Dear Commons Community,
The New York Times has a featured article that examines the results of SAT scores, income and attendance at selective colleges. Referring to a new analysis conducted by conducted by Caroline M. Hoxby of Stanford and Christopher Avery of Harvard, the article comments:
“Most low-income students who have top test scores and grades do not even apply to the nation’s best colleges, according to an analysis of every high school student who took the SAT in a recent year.
The pattern contributes to widening economic inequality and low levels of mobility in this country, economists say, because college graduates earn so much more on average than nongraduates do. Low-income students who excel in high school often do not graduate from the less selective colleges they attend.
Only 34 percent of high-achieving high school seniors in the bottom fourth of income distribution attended any one of the country’s 238 most selective colleges, according to Caroline M. Hoxby of Stanford and Christopher Avery of Harvard, two longtime education researchers. Among top students in the highest income quartile, that figure was 78 percent.
The findings underscore that elite public and private colleges, despite a stated desire to recruit an economically diverse group of students, have largely failed to do so…”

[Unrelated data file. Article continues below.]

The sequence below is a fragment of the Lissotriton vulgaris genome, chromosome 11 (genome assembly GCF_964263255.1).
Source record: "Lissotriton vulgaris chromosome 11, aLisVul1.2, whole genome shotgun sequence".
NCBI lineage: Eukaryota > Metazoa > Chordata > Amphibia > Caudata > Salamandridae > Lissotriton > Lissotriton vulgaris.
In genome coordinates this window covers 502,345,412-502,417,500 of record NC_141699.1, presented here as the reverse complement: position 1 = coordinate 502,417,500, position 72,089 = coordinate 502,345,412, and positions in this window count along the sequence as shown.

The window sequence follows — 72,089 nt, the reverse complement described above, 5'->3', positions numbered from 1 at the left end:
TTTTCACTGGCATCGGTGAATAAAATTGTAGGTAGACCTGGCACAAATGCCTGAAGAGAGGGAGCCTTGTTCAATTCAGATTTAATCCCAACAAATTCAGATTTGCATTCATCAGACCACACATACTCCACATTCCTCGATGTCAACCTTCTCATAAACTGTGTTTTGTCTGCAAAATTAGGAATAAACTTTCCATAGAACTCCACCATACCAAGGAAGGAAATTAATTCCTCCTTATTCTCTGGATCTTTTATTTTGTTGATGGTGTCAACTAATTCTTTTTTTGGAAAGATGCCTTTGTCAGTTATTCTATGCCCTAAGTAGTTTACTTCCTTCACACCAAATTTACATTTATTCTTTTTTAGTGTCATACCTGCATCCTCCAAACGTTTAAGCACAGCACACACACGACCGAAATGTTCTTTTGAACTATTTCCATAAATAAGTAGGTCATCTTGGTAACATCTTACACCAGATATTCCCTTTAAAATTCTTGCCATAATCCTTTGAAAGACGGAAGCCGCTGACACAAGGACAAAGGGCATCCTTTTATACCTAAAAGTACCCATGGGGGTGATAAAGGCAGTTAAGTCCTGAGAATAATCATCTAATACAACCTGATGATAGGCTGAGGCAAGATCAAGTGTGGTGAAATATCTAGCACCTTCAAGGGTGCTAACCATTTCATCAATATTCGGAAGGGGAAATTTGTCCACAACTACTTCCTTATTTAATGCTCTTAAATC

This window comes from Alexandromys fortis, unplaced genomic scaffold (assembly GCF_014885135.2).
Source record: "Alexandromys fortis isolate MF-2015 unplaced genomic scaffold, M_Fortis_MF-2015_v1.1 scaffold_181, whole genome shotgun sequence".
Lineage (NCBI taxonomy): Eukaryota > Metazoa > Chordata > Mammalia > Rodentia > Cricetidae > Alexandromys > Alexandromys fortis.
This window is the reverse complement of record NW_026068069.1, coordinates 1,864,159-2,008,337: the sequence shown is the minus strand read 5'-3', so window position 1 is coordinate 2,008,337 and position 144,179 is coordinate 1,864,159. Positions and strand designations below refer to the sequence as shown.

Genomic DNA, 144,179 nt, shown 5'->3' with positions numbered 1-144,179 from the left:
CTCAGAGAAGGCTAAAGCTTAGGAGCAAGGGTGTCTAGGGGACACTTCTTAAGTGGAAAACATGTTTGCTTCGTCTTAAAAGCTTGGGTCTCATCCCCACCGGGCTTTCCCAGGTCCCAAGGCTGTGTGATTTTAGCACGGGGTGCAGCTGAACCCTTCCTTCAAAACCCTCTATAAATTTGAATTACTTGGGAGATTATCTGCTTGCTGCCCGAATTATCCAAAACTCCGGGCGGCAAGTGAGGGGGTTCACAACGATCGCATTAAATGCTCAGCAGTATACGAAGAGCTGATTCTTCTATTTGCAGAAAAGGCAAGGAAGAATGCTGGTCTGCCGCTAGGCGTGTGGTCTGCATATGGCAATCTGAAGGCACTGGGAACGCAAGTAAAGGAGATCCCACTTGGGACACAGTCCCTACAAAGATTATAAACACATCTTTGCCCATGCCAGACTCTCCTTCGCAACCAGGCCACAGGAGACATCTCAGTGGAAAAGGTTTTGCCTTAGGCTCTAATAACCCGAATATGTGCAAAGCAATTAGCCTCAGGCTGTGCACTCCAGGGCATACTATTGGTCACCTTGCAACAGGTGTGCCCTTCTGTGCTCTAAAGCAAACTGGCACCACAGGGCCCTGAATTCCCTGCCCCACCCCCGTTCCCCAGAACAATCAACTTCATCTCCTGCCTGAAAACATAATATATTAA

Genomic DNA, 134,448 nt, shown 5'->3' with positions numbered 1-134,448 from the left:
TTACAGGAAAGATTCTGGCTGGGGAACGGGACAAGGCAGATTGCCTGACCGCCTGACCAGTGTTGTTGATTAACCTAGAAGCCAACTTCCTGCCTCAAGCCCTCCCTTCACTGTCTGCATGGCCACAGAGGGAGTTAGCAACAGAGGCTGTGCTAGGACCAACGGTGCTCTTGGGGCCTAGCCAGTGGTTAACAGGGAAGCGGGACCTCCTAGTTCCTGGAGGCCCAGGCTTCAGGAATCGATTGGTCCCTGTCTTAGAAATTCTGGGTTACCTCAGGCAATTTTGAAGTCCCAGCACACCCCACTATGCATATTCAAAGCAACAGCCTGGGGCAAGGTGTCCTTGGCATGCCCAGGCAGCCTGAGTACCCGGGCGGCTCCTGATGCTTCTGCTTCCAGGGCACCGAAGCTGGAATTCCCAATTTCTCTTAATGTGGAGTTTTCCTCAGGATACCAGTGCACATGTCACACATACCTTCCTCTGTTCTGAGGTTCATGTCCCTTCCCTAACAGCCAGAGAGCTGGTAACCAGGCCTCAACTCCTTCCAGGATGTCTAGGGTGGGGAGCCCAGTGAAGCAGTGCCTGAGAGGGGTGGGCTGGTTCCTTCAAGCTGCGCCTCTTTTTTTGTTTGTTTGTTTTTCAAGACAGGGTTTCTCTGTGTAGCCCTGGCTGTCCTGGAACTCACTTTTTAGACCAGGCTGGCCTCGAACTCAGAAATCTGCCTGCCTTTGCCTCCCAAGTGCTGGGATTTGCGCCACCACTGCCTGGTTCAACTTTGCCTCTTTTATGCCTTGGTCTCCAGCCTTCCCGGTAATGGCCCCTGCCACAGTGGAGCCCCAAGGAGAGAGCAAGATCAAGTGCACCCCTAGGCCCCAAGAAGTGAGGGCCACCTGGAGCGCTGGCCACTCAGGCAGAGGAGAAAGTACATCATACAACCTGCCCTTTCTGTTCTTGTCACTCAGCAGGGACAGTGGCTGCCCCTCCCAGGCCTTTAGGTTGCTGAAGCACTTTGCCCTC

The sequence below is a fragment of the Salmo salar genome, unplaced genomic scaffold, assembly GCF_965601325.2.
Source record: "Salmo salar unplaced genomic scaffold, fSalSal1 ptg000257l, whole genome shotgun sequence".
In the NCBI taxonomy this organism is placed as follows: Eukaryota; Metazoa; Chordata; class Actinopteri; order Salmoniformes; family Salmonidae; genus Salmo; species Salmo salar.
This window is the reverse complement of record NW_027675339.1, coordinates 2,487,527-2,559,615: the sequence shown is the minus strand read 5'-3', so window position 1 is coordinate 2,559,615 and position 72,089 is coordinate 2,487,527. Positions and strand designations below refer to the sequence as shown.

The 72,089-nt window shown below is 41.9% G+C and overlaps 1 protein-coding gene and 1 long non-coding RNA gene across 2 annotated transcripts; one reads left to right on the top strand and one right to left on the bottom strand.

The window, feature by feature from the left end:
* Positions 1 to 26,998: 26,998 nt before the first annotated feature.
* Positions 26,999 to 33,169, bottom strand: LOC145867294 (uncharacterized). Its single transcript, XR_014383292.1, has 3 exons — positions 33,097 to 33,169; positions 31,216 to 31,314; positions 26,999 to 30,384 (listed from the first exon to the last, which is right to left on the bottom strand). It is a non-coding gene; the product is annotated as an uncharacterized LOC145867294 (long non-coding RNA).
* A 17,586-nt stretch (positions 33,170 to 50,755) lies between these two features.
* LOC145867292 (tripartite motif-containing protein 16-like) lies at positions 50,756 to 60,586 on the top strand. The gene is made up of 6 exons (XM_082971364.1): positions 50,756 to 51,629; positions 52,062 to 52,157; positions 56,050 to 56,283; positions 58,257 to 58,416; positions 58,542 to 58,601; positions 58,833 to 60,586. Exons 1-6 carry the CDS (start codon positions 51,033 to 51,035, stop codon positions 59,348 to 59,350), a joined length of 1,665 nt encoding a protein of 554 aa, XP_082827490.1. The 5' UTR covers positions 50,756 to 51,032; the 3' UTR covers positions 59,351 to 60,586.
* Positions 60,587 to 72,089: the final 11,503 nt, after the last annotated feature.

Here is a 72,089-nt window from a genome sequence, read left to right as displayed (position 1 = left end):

Dr. Hoxby and Dr . Avery, both economists, compared the current approach of colleges to looking under a streetlight for a lost key. The institutions continue to focus their recruiting efforts on a small subset of high schools in cities like Boston, New York and Los Angeles that have strong low-income students.
The researchers defined high-achieving students as those very likely to gain admission to a selective college, which translated into roughly the top 4 percent nationwide. Students needed to have at least an A-minus average and a score in the top 10 percent among students who took the SAT or the ACT.”
In sum, this is troublesome commentary on counseling and recruitment policies at some of our selective colleges but maybe not unexpected. For instance, while the article refers to the difficulty of getting financial aid information to students, it does not comment on cultural issues and the desire of many students to stay in the familiarity of neighborhoods and small towns where they feel the support of family and friends.